Institutionalized racism on the one hand, denial and defense of exile on the other – how are these experiences processed artistically? And how do they flow into the oeuvre and consciousness of artistic work?
The bassist and composer Johnny Mbizo Dyani, along with the drummer Makaya Ntshoko, were some of the first to go into exile in Europe and, with a strong commitment, embodied the struggle for South Africa’s cultural memory. Both of them, as representatives of others, taught us that the sources of jazz are African. And both of them combined the freedom of jazz expression with decidedly political commitment.
Jazz Against Apartheid – “Beyond exile” unites old fighters for elementary freedoms with new and future generations, thus bridging the gap between geography and history.
“Beyond exile” brings much needed awareness to the valiant work of South Africa’s cultural exiles such as Johnny Dyani, Dudu Pukwana, Chris McGregor, Makaya Ntshoko, Pinise Saul, Claude Deppa, and photographer Jürgen Schadeberg. Built around the timeless musical compositions of Johnny Dyani, “Beyond exile” is extending the 35 years of consistent musical performances to a collaboration with a sextet of dynamic rising stars of Eastern Cape Jazz, packed with talent and curiosity.
From its founding in Frankfurt am Main in 1985 as a progressive art platform and social movement that drew attention to the problems in apartheid South Africa, today it not only returns to its roots in the Eastern Cape, the native language of the Xhosa and the deep tradition of Xhosa spirituality, but in turn impacts back on German society, asking what developments are possible from (exile) history. This project is about such a profound cross-fertilization.
The musical collaboration and confrontation between the highly experienced JAA apartheid veterans from Germany, London and Canada together with Eastern Cape stars, as young as 24 years old, offers tremendous surprise and excitement for and a musical spectacle for South African and German audiences.
There is a national library in Frankfurt that has a permanent exhibition called, “Exile”, and it refers to the period of the Nazi regime, 1933 until 1945. And it shows the destinies of people who had to go into exile during those 12 years and what happened afterwards.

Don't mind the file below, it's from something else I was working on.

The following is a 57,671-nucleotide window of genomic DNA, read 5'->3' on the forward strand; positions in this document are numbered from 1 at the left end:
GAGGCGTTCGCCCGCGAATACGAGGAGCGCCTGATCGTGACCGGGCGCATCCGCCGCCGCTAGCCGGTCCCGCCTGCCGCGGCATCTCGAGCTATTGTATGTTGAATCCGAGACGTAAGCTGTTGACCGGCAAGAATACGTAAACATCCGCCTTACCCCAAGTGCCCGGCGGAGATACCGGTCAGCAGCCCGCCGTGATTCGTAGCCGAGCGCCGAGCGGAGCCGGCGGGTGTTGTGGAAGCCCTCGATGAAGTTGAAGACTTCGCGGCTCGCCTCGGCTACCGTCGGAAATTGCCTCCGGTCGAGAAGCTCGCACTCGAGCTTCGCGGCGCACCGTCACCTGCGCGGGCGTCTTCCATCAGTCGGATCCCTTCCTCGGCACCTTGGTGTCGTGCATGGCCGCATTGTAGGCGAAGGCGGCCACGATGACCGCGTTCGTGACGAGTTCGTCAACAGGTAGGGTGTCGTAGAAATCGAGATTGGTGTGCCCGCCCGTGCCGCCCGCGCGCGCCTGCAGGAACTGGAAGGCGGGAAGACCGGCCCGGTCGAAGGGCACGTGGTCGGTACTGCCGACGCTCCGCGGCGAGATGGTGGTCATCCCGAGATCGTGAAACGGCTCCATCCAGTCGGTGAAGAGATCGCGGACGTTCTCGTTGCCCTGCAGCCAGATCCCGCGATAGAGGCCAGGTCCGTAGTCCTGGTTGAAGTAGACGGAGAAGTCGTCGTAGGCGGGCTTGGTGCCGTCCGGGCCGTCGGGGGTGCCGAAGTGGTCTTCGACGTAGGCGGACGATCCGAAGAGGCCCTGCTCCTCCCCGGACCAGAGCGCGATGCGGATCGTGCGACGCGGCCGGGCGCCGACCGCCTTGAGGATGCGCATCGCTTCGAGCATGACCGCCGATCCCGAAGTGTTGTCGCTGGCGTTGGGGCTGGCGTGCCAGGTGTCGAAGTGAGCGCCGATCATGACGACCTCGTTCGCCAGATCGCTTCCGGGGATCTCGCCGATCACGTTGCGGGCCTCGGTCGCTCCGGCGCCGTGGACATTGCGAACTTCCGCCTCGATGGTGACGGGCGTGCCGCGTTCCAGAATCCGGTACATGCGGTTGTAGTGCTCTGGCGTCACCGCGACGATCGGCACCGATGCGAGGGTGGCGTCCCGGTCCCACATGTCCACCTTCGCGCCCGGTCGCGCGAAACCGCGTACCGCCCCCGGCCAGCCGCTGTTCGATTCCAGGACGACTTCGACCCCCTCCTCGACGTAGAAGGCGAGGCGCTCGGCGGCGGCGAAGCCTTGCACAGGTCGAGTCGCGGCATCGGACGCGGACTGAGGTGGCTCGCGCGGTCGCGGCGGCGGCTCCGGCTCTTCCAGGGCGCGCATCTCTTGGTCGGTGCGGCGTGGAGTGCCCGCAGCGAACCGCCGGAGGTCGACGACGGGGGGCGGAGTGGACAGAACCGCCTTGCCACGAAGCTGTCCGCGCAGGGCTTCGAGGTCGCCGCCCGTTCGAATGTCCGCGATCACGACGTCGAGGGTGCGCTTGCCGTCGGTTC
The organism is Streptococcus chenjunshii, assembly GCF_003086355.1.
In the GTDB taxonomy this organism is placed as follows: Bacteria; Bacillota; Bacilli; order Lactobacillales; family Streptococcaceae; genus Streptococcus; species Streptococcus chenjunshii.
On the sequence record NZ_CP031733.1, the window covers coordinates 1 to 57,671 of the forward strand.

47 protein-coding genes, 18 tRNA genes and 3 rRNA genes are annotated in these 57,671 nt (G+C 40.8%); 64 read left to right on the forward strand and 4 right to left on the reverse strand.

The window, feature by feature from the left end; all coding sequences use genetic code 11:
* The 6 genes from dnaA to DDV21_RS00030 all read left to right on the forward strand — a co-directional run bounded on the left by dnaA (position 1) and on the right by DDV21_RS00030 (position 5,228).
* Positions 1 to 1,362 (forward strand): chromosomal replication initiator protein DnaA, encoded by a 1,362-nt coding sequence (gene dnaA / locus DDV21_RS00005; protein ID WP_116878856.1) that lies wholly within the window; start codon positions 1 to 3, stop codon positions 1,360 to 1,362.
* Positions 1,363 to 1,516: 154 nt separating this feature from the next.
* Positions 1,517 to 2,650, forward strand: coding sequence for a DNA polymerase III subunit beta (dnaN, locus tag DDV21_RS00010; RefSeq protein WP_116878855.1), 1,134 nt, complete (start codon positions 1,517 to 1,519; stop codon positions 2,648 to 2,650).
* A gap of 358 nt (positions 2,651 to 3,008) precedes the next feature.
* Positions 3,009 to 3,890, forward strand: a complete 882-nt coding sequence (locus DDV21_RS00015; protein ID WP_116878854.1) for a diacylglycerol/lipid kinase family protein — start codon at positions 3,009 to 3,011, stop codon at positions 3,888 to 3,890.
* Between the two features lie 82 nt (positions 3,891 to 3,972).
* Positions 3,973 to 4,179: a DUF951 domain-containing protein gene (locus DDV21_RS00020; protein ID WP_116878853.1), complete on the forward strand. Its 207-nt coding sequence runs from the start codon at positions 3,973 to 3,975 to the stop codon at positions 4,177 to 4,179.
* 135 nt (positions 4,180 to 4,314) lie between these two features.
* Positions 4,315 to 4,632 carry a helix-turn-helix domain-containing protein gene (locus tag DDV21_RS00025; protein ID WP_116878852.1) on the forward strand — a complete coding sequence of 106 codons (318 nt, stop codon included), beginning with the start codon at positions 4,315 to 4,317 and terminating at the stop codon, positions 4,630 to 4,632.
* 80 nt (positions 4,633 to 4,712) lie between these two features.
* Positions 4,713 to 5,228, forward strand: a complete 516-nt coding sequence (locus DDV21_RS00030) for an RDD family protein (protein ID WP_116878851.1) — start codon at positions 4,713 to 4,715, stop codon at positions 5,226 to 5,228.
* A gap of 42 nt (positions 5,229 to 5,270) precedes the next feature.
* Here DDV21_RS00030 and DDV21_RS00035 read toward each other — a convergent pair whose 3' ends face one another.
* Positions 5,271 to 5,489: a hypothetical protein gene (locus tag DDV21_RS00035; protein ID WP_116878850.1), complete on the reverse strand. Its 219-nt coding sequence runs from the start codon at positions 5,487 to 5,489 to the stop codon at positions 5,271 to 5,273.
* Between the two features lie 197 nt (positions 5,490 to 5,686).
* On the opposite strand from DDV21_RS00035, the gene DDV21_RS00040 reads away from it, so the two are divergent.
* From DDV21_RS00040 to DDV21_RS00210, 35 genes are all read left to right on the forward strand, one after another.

Neville Alexander, South African political scientist, said to Juergen, “Don’t be astonished if what will happen in South Africa, will be more or less the same, as what happened in Germany, that the ones who are went into exile are not welcome when they come home to their own countries.
This is an experience that German intellectual artists had when they had to leave, Nazi Germany during the Nazi period. When they returned, they were looked upon with suspicion or outright rejection. The quote “to return or to stay,” is a quote by a German author called Klaus Mann, he is the son of Thomas Mann. Jazz Against Apartheid changed this to say between returning and staying in exile. It’s that situation in-between. You’re not quite home at home. You’re in an existence in-between because of the experiences of the people in exile.
As Jürgen Leinhos explained, “If conditions are bad, for people, if the political conditions are awful, it’s usually the best people who leave a country and who have their works, done not in the country they live. It’s that people who go into exile, very often create marvellous works in exile in those conditions under exile. It was not just musicians, not just artists, also political people like Neville Alexander. Under the conditions of exile they do create wonderful works. And they teach us to listen. And this is why they’re so very helpful and fruitful for our society as well, for the society in which exiles live.”
This was part of the special mission of Jazz Against Apartheid, Jürgen Leinhos and his Frankfurt-based initiative “Kultur im Ghetto” (Culture in the Ghetto).
South Africa and Germany share inglorious, burdening experiences in their history. The apartheid system in South Africa was inspired in essential points by the race laws of the National Socialists in Germany. And, as a result, the experiences of exile that the cultural avant-garde of both countries went through. Structurally similar is also the ignoring of these very experiences up to the rejection and denial of the achievements of those who had to spend substantial parts of their lives in exile.
With Leinhos’s life’s work being recognised in South Africa with the prestigious OR Tambo presidential award (2021), a space was created for the political and cultural achievements of exiled South African jazz musicians together with the supportive creative and collaborative German jazz musicians to return to South Africa to share, inspire and create a fresh collaborative musical experience.
Although Dyani died shortly after the inaugural event in 1986, Leinhos has preserved this treasure for South Africans with roughly 100 Concerts, Poetry recitals, Workshops, Exhibitions and Symposia in Germany, Switzerland and the USA presenting the music of Johnny Mbizo Dyani. JAA is a testimony to the passionate struggle against apartheid, a biography of a life in exile and a complete documentation of 25 years of exile history.